Last week, before the network “Omni-shambles” that seemed to impact almost everyone on O2 in the past few days, I moved some of my mobile accounts from O2 to geek poster boy network GiffGaff. When I say move of course I am well aware that GiffGaff is still actually O2, it’s an internal MVNO – Mobile Virtual Network Operator, but it is significantly different in a number of ways…
- There is no real customer support other than that provided by other users via forums
- There is little direct marketing of the service instead relying on word of mouth and social network based sharing.
- As a result of 1 & 2 the network is amazing value, I pay £10 a month without contract for unlimited internet, texts and 250mins talk time.
If you are interested you can get more details and a free SIM here ( Disclosure – As part of the social network marketing plan I get a £5 kickback if you join !!)
But the real point of this post is not about joining a new network it’s about leaving the old one. This should be easy, I never sign up to long duration contracts so am usually on a payg plan or at worse a 30 day rolling contract.. So all I need is my PAC code to port my telephone number from one network to the other.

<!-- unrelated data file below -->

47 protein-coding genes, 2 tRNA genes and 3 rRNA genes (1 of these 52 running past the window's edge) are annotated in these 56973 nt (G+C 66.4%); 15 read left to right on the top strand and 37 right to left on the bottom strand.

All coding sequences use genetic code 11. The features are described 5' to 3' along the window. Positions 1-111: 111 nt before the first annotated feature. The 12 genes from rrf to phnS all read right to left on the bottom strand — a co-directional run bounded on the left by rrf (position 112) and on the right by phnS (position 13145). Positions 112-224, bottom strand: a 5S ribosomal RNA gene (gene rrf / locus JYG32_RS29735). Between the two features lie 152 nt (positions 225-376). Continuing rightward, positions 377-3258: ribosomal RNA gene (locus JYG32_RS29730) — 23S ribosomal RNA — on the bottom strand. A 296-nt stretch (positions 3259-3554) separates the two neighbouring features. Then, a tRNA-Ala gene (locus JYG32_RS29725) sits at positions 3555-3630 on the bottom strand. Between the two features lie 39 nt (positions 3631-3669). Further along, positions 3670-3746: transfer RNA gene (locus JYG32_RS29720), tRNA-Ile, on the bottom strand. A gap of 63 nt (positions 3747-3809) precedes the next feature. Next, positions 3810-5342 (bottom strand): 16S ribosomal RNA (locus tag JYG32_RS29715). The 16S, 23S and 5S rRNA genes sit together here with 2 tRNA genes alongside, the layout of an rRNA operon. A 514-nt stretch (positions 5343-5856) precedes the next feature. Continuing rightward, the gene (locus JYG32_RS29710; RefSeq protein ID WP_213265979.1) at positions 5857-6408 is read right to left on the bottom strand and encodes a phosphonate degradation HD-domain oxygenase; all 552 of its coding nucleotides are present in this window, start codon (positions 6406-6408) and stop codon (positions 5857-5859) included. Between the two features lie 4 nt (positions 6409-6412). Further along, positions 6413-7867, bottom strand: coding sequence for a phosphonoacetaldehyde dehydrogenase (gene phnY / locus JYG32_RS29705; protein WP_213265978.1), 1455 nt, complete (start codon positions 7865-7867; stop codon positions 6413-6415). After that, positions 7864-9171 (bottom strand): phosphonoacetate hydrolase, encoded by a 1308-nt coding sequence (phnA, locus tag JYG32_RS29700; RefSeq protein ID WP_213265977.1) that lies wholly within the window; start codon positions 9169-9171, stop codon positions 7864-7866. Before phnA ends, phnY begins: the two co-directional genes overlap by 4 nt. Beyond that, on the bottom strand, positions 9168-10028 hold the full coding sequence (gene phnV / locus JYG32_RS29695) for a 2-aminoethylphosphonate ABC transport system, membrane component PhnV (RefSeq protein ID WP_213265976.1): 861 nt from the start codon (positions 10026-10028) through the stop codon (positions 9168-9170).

Not wanting to listen to the pleadings of O2 retentions department, I tried to do this online and so the story starts..
This is no simple form to fill in and O2 won’t do this by email, instead you must take part in a online chat session.
After waiting 5 minutes or so, my online helper Henry comes onto the chat at 8:28 pm
Here is the dialogue..
This is a great way of meeting people is it not, it’s now about 9:10pm and I have a new online friend at O2 called Barry.
I think I might have upset Barry, I guess I will never know such are these brief online friendships I have another new friend, how exciting Timothy..
Timothy what a star.. all done and dusted despite having to give him the same characters from my password three times !!
My conversation with Henry, Barry and Timothy finished at 10:50pm, that’s one hour and twenty two minutes to leave o2.
Now until this week I though that perhaps they are just making things difficult to prevent people from leaving, but actually you know I just think their systems are up to the job.
So ask yourself this… Do you want your mobile network to invest in it’s network and it’s back office systems recognising that’s it really just a utility for moving bits wirelessly or do you want a operator that spends instead huge amounts of money subsidising handsets, sponsoring music venues or buying people cinema tickets.
Trouble is you don’t really have that choice..
Written and submitted from home (51.425N, 0.331W)